1526292I have been writing and sending out a weekly email commentary since August 3, 2000. By God’s grace, I have done this every week without fail. It has become much larger than I ever expected. I estimate that about 20,000 people read it worldwide weekly.Every week was a new miracle. Somehow the Lord would give a word. And even on my worst days people will write in and say that they were blessed. It’s gotta be God.

And now for the first time I am taking a break. There will be no Grace@Work mails the next three weeks. The next edition of Grace@Work mail is the November 17th edition,God willing. Why the break?

Because I need the rest. And because I need to be reminded that I am not indispensable.

Whenever I run a seminar on time management ( I prefer the term life stewardship) I emphasize the importance of down time, the importance of rest.In a world obsessed with productivity, rest gets little respect.Yet the biblical pattern given to us since Genesis sees life defined by a rhythm of work and rest.

“Remember the Sabbath day by keeping it holy. Six days you shall labor and do all your work, but the seventh day is a sabbath to the LORD your God. On it you shall not do any work, neither you, nor your son or daughter, nor your male or female servant, nor your animals, nor any foreigner residing in your towns. For in six days the LORD made the heavens and the earth, the sea, and all that is in them, but he rested on the seventh day. Therefore the LORD blessed the Sabbath day and made it holy.” [Exodus 20:8-11 TNIV]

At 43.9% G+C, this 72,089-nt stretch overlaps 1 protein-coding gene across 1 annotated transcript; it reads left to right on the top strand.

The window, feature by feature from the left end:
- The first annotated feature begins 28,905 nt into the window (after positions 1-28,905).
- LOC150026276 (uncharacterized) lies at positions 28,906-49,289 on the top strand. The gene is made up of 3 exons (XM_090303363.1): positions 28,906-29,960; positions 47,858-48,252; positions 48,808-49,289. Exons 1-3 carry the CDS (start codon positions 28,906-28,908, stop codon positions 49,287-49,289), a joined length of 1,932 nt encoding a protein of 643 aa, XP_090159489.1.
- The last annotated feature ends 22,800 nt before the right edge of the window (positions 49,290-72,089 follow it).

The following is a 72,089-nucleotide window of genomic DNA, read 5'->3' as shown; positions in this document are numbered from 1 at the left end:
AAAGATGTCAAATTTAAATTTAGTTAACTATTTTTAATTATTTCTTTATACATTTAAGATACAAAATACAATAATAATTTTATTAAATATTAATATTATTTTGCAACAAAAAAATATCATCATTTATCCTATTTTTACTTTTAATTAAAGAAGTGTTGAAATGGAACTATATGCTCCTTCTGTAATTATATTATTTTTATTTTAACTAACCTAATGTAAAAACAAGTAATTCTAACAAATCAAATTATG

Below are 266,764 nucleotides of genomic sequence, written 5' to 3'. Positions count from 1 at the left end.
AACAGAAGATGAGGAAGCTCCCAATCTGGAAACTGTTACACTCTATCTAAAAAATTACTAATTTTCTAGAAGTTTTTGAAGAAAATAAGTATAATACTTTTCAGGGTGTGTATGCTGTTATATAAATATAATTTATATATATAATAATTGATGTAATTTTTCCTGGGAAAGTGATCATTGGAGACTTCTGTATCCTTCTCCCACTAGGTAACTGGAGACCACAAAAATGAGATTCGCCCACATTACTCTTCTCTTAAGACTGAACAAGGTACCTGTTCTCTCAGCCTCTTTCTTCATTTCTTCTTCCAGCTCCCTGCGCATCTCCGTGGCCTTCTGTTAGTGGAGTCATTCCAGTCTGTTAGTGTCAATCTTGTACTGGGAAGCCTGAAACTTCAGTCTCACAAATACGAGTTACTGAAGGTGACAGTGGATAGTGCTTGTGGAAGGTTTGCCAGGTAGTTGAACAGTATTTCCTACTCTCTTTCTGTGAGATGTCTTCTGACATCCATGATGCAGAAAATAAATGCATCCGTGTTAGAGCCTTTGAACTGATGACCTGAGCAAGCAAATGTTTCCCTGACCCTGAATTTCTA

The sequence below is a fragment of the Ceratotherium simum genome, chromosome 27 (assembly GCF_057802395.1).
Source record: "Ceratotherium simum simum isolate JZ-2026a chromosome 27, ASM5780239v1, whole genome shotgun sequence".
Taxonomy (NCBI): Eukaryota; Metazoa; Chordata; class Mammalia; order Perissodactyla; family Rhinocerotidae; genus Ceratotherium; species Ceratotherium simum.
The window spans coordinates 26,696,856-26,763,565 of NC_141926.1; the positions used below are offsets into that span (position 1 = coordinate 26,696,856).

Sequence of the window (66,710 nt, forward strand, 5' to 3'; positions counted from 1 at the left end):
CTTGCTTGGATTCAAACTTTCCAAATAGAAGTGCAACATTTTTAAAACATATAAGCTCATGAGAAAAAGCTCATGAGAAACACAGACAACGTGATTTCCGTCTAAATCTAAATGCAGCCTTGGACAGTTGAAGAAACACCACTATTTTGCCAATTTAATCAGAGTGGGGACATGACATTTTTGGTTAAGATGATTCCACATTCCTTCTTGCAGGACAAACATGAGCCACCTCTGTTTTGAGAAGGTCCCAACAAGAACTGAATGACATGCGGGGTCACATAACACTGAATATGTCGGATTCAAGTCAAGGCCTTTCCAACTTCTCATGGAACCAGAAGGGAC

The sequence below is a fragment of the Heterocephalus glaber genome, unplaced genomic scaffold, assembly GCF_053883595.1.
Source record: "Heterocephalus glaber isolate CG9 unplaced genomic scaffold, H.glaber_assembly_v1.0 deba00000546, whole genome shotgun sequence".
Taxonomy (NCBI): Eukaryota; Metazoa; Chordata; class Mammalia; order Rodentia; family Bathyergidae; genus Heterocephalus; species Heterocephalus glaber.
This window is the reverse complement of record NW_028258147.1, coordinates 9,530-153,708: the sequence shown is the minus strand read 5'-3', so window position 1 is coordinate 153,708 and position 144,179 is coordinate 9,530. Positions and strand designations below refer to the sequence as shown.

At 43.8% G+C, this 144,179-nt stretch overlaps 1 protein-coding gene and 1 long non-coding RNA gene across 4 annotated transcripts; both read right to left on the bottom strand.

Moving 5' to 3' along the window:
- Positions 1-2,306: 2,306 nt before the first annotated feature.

Medical science has long shown the link between adequate rest and health, creativity and productivity. We work hard but we also rest when we need to because that is how God has created us.

But there is another reason why we need to rest. Every time we stop working we discover afresh that the world doesn’t grind to a stop. Every time we take our Sabbath we realize again that the world doesn’t revolve around us or our work. Every time we rest from our work we realize we are not indispensable.

“An excellent way to address our tendencies to overwork and to overestimate our irreplaceability is to incorporate some Sabbath observance into our lives. Sabbath time requires us to stop doing what we usually do and surrender for a while our efforts to act upon the world. If we regularly suspend our usual activities and simply let things be, it is likely to become apparent to us, over time, that our intervention is not continually required.

In discussing Sabbath practices drawn from a wide range of spiritual traditions, the minister and therapist Wayne Muller noted, ‘The problem is not necessarily working hard, the problem is working so hard and long without rest that we begin to imagine we’re the ones making everything happen. We begin to feel a growing, gnawing sense of responsibility and grandiosity about how important our work is and how we can’t stop because everything is on pour shoulders. We forget that forces much larger than we are, in fact, do most of the work.’ “[Anne Winchell Silver, TRUSTWORTHY CONNECTIONS, p. 88-89]

There may be some of us struggling with sloth and the Lord will have other words for us. But most of us and most church workers I know need to hear Silver’s exhortation above.I do.

Writing the weekly e-commentaries has been an experience of weekly miracles. I think it is God’s will that I continue to write them. But for now I need to take a break.

It is a delayed honeymoon, we didn’t get to get away after our wedding, and much needed rest.And an important reminder that my life isn’t built around my work or myself. It is built around God, who is the “forces much larger than we are (that) do most of the work.”

So I’m off. Till the November 17th edition. Till then.

Your brother,
Soo-Inn Tan